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Currencies’ 5 per cent band

Crisis era central bankers bow out

Ex-Bank of Italy governor Mario Draghi took over at the helm of the European Central Bank in 2011 from Jean Claude Trichet who claimed that the great financial crisis (which he too hadn’t spotted) was sorted, raising the key interest rate on his way out. Immediately the PIGS (Portugal, Ireland, Greece and Spain) began to nosedive, threatening the single currency itself, forcing Super Mario to utter the famous words "whatever it takes".

The Bank of Canada said on Friday that Stephen Poloz informed its board of directors that he wouldn’t seek a second term as head of the bank when his seven-year contract expires on 2 June 2020. Mr Poloz continued with "forward guidance", a policy dreamt up by his predecessor Mark Carney. Their key policy rate has been 1.75 per cent this year, up from a record low of 25 basis points in 2009.

Current Bank of England governor Mark Carney, whose term was extended because the country faced Brexit, should leave at last in January; he’s already lined himself up a nice role as special envoy for climate action and finance at the UN. His role is to "galvanise action among financial institutions ahead of next year’s global climate talks in November".

Raghuram Rajan, previously chief economist at the IMF, resigned from the Reserve Bank of India in 2016 where he’d worked since September 2013 and his handpicked successor, Urjit Patel, followed in his footsteps in December 2018. Both worried that the so-called independence of the central bank might become a casualty of prime minister Narendra Modi’s plans.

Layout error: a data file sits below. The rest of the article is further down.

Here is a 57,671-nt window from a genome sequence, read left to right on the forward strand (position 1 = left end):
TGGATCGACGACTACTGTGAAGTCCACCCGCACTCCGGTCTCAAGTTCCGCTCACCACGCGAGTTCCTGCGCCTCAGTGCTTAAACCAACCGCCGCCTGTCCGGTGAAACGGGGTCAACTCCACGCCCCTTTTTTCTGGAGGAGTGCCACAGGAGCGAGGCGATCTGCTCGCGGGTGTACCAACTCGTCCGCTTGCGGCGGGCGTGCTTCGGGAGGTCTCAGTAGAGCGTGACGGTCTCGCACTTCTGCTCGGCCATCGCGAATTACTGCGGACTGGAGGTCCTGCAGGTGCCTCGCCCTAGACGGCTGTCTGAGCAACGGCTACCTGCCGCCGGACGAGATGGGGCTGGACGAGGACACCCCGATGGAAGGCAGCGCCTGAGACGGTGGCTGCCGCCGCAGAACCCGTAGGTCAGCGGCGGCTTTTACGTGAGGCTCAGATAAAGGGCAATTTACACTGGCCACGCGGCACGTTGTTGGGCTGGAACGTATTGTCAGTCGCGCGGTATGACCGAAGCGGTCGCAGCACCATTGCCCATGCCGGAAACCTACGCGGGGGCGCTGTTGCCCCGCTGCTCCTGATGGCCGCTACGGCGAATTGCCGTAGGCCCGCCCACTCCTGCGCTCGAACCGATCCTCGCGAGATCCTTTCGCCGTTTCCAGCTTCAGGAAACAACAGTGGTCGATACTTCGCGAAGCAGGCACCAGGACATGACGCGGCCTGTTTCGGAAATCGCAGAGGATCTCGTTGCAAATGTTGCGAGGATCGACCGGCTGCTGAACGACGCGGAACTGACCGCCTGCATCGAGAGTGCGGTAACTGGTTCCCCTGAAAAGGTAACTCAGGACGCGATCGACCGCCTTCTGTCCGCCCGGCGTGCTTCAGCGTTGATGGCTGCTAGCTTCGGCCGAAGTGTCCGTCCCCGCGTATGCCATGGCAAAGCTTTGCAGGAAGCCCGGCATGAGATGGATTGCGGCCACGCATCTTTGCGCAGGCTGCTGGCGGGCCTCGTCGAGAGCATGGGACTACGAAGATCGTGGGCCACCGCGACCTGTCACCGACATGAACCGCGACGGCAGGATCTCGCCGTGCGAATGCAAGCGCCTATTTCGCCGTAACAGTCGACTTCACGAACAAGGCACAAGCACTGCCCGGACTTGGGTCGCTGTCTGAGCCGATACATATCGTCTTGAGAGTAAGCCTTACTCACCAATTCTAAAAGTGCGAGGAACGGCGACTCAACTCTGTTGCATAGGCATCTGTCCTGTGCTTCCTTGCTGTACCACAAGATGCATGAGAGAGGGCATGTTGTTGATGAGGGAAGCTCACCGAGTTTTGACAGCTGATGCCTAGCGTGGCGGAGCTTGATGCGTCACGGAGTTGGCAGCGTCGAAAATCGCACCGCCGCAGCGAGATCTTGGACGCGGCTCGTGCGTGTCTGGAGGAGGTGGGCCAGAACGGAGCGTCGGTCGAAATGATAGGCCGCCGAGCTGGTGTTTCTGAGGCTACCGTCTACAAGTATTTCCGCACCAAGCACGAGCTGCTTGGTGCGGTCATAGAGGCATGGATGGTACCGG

As guardians of their nations’ banks and retail savings, how have they fared? Against a backdrop of a generally subdued FX market and a stable US dollar, currency moves have generally held within a 5 per cent band this year (Latin America, Turkey, Israel and Thailand outliers). The euro is a rather sorry specimen, trading one standard deviation below the mean regression over the last five years, in the bottom third of its range since inception. Meeting its inflation target has failed as its spent most of the time below 2 per cent since 2011.

The Canadian dollar has been exceptionally steady against its US counterpart for five years, currently holding at the mean regression of CAD$ 1.3250, no mean feat considering the trade threats unleashed by President Trump. In terms of inflation they’ve made a good job of it, keeping it between 1 and 3 per cent since 2010.

Sterling, as we are all too aware, is cheap after collapsing when the result of the Brexit referendum was announced – something the Old Lady at Threadneedle Street could do little about, even though chancellor Osborne chose Mr Carney for the top job there. At USD$ 1.2000 this September it was perilously close to its lowest ever since exchange rates were floated, worth just two-thirds of 2014’s interim peak. Trying to put in a floor this month, a rally to $1.4300, maybe more late next year, should be pencilled in.

The Indian rupee, caused by inflation persistently higher than that in developed countries, has been getting weaker for decades, moving from 16.80 rupees to the US dollar in 1990, to an interim peak at 49.00 in 2002, and a record 74.48 last year. This year it’s been steadier than usual, hugging 71.00.